Sheiman: the last soldier of Alyaksandr Lukashenka
Last month Belarusian leader Alyaksandr Lukashenka appointed Viktar Sheiman the head of the President's Property Administration – the biggest state-owned business empire and the financial backbone of Lukashenka's regime.
Barely any other officials of the Belarusian regime are demonised by its opponents as much as General Viktar Sheiman.
Most media and oppositional politicians ascribe his involvement in every alleged nasty doing of the ruling clique and call him the gray eminence of the regime. But some opposition activists remember him from early 1990s and cannot grasp, is it the same person they knew back then?
Like most of Lukashenka's men he had no hopes of making it very high up in the Soviet system as he was quite ordinary until he joined forces with Lukashenka. And still it has been this very man – a paratrooper from a provincial garrison who together with the Belarusian ruler has created today's Belarus.
Viktar Sheiman (54) was born in a village in a remote rural district on the border with Lithuania, the only one in Belarus dominated by an ethnic minority – Voranava. With such a humble background he managed to enter only a military school in the deeply provincial Soviet Far East – Blagoveshchensk Tank Command High School. He graduated in 1979 as Soviet troops began campaign in Afghanistan. Sheiman went to that war as an officer of Soviet Airborne Troops – the most intensively deployed group of Soviet forces during the conflict.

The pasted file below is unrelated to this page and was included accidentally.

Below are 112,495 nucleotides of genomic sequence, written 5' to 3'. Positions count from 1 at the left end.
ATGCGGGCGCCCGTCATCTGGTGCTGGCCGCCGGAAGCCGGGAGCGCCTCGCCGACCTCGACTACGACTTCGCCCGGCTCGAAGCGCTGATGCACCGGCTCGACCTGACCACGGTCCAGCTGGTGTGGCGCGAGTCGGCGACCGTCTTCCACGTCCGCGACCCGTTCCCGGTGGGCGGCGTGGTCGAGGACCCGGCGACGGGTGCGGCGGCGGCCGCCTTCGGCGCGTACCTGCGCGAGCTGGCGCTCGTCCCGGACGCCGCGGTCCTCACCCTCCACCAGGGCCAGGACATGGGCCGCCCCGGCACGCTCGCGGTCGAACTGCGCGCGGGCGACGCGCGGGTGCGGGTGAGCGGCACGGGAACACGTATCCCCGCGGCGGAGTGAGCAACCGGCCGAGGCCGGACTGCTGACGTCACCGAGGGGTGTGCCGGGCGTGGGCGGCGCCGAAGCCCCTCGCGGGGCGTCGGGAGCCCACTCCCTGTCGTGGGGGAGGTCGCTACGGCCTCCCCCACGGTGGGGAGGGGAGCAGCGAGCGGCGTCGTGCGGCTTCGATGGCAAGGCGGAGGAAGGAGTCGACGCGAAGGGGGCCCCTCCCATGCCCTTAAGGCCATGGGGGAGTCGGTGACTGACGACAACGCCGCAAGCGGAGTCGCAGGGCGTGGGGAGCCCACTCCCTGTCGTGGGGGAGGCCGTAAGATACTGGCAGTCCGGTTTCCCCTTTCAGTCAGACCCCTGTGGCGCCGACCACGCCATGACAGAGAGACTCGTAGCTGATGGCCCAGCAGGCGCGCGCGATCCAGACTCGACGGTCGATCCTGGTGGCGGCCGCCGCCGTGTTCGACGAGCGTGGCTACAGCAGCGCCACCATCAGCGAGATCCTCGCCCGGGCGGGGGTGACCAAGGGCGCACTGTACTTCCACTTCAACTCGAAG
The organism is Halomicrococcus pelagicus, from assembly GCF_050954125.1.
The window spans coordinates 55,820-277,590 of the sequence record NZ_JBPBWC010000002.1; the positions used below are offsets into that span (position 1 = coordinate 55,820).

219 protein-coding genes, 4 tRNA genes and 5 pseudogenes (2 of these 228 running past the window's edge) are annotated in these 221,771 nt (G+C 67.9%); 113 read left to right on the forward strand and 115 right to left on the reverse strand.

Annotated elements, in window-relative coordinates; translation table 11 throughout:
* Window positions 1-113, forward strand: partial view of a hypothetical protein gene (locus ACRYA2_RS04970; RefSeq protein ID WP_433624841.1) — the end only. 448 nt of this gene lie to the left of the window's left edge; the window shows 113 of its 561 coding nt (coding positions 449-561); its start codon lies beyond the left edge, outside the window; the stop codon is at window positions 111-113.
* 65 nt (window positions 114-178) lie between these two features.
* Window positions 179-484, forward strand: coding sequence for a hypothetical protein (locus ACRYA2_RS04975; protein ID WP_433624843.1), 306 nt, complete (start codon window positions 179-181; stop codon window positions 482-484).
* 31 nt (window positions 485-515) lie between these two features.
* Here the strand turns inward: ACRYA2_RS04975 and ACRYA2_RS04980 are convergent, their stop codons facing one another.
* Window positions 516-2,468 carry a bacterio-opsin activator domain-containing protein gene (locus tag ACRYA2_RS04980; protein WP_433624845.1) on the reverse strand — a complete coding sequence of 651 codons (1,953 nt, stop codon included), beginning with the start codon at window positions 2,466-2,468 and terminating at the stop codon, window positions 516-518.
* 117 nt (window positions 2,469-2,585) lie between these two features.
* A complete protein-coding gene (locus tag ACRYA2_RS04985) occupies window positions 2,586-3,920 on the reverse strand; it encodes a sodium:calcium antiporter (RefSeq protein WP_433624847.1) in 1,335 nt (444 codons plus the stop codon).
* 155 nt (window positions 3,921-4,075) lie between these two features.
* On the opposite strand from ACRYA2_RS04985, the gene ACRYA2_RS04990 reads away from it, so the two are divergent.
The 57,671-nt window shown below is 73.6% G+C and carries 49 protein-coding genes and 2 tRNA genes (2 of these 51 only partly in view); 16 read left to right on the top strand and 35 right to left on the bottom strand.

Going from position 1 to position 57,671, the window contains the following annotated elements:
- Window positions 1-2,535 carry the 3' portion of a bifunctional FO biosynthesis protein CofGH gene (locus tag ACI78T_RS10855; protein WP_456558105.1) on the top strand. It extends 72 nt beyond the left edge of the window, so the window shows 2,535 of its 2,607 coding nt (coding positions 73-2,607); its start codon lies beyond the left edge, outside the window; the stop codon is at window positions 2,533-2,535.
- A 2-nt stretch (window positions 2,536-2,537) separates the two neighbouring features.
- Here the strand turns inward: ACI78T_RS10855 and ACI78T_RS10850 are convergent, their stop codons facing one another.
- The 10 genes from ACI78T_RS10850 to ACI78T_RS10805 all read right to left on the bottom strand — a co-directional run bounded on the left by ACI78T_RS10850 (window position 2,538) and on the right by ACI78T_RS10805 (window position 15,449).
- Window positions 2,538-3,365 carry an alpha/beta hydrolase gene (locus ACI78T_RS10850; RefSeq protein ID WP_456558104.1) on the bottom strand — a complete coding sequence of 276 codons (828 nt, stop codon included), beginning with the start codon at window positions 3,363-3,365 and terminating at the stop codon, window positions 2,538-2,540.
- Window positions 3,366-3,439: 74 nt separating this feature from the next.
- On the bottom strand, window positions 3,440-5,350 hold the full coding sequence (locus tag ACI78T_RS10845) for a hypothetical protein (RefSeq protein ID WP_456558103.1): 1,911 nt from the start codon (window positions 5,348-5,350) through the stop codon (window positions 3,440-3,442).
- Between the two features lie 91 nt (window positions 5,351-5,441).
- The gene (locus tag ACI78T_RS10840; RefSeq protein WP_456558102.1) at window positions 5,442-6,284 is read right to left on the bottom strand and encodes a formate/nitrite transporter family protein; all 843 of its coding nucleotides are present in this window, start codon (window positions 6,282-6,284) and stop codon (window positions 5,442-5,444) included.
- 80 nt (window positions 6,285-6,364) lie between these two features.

By 1990, he became a major and luckily got an assignment to a garrison in his native Belarus. Perestroika was already succeeding and Sheiman joined the political struggle. He got elected to the then vibrant parliament of Soviet Belarus and took part in establishing a nationalistic Belarusian Alliance of Soldiers (BZV).
Former colleagues which remain in opposition remember him as a sincere patriot, openly supportive of the Belarusian language and national symbols abolished later by Lukashenka.